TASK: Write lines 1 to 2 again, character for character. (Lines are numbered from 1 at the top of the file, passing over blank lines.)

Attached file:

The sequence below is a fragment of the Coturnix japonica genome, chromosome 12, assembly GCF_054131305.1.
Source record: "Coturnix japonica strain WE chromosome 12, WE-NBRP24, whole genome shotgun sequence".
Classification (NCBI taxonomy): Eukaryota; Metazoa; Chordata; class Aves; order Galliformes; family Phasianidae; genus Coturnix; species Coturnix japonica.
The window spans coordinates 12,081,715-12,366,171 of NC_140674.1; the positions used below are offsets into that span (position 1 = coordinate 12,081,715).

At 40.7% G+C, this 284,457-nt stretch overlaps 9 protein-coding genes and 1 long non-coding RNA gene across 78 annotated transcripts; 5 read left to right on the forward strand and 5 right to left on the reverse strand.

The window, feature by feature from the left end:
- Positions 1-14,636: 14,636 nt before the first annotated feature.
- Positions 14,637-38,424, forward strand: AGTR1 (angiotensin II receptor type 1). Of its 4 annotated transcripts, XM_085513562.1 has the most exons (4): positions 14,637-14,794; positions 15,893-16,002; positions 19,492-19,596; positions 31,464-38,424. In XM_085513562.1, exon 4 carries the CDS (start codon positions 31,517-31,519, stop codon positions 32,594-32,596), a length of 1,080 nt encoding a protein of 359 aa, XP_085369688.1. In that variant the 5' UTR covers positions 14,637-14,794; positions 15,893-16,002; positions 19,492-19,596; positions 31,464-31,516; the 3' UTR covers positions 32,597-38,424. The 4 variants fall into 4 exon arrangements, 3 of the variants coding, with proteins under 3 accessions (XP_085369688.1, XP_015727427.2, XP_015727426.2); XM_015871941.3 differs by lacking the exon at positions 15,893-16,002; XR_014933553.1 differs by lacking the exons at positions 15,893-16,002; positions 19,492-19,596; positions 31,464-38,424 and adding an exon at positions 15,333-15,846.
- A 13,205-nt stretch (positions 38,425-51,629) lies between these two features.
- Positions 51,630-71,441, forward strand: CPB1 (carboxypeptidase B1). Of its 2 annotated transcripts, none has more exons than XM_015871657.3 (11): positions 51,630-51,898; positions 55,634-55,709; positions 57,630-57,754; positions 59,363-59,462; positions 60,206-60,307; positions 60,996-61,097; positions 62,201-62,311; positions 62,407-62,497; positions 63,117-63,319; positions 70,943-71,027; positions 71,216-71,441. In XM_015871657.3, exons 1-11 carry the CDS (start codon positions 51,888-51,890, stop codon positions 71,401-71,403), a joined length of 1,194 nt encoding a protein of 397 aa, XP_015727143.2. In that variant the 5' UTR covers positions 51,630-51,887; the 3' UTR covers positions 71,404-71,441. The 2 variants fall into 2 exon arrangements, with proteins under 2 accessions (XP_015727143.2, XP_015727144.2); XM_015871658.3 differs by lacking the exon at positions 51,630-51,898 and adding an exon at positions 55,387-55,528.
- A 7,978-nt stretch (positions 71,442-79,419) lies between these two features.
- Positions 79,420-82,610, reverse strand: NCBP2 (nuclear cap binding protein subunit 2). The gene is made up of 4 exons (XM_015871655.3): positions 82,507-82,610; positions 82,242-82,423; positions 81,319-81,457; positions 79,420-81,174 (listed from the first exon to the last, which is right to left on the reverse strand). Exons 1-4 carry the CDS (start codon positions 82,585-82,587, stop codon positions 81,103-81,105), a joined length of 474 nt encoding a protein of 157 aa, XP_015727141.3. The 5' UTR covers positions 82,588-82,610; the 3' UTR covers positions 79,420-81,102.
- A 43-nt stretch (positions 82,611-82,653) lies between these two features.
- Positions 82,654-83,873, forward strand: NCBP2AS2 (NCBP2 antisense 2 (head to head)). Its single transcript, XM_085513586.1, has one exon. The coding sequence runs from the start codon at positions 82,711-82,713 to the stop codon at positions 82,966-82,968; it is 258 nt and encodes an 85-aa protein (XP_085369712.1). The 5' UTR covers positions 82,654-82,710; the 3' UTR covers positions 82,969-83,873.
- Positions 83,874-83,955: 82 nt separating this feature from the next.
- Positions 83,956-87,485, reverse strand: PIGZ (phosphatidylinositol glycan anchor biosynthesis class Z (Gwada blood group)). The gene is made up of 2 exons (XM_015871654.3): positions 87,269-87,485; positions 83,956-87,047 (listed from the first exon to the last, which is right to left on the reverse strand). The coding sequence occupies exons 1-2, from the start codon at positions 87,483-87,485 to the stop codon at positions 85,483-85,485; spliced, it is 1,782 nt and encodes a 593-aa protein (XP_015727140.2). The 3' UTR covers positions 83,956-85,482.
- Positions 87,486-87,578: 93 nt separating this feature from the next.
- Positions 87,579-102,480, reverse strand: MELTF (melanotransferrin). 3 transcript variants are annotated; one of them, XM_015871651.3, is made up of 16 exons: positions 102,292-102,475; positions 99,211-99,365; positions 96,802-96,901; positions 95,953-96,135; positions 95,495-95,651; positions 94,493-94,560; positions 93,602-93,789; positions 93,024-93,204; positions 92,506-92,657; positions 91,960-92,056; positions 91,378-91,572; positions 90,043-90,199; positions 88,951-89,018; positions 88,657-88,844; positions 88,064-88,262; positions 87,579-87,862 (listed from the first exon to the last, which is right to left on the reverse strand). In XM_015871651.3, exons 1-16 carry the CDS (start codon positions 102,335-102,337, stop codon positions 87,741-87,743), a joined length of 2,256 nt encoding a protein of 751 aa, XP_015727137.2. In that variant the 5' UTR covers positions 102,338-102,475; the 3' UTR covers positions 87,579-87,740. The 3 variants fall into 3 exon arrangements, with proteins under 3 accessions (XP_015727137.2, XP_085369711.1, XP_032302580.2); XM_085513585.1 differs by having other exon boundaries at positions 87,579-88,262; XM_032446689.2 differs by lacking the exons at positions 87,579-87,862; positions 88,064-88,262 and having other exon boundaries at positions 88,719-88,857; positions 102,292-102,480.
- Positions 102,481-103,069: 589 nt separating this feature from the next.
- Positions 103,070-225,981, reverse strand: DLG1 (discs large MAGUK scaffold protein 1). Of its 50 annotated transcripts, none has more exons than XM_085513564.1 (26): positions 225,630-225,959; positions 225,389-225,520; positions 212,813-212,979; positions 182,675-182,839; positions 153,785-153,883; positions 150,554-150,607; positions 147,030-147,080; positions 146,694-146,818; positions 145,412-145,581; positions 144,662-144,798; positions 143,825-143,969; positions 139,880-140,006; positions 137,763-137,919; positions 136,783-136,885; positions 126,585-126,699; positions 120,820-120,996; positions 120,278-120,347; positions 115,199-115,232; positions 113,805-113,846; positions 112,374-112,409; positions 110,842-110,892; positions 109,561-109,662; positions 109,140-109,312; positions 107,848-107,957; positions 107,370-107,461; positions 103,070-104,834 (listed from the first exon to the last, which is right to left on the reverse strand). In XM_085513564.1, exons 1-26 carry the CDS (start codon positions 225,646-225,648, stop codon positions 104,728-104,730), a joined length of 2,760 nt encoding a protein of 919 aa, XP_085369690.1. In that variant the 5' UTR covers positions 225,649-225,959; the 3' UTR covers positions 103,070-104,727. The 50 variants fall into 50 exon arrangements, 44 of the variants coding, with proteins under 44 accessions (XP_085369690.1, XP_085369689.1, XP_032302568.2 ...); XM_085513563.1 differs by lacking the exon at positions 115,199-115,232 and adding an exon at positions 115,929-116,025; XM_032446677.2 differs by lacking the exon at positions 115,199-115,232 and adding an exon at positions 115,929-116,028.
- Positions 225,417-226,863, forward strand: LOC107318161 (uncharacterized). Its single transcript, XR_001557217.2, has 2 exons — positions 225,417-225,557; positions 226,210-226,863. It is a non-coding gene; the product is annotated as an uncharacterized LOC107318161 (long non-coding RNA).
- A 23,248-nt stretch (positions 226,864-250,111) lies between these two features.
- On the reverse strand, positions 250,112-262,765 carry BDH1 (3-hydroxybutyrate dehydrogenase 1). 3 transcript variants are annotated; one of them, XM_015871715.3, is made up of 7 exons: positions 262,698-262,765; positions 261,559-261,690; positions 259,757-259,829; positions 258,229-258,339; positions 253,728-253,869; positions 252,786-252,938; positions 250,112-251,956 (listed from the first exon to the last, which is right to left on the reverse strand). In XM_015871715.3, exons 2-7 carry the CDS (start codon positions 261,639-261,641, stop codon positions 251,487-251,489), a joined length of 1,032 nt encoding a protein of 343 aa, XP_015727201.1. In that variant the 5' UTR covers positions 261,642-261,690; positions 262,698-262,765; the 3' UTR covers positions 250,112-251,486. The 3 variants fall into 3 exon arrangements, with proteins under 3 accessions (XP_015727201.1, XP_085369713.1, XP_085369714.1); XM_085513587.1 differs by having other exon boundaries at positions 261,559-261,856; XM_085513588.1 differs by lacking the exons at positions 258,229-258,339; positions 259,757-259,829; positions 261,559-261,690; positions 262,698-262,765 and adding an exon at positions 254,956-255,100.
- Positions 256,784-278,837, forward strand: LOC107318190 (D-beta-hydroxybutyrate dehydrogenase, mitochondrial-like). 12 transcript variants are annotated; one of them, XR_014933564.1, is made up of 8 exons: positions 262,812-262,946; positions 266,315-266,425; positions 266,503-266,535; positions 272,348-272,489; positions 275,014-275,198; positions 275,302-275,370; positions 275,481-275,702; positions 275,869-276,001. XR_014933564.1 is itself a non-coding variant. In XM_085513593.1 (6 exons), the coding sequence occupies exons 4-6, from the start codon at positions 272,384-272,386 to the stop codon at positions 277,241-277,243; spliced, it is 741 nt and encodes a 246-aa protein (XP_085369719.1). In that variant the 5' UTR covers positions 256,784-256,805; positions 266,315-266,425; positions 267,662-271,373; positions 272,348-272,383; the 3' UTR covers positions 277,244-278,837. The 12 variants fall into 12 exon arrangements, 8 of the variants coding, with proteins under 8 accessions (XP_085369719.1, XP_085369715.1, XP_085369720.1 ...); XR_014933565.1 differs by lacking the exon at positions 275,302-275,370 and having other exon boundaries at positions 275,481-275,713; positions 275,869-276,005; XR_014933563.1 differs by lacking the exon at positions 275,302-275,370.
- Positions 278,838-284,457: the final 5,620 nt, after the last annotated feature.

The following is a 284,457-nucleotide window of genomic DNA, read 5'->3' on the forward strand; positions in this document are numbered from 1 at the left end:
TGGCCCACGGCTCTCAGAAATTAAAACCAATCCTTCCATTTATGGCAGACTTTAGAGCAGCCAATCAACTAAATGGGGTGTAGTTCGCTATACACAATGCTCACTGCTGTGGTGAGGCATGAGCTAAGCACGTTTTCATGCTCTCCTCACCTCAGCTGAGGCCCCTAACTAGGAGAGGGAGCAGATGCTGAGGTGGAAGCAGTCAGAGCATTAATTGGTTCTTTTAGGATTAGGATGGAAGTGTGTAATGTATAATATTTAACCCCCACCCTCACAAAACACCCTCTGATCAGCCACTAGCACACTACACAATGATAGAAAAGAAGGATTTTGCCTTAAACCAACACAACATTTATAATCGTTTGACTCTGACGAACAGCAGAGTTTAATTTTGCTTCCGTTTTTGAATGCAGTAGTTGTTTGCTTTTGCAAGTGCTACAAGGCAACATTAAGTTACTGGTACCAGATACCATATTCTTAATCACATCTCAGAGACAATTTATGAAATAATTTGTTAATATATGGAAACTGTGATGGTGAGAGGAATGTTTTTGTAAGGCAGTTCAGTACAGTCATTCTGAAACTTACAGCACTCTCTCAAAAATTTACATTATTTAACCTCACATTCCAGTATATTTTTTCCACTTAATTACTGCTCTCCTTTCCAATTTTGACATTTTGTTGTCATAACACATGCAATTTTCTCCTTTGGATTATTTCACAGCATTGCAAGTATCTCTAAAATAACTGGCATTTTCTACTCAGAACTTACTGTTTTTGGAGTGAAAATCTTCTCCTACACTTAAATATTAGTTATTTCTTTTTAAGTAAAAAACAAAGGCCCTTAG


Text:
The sequence below is a fragment of the Coturnix japonica genome, chromosome 12, assembly GCF_054131305.1.
Source record: "Coturnix japonica strain WE chromosome 12, WE-NBRP24, whole genome shotgun sequence".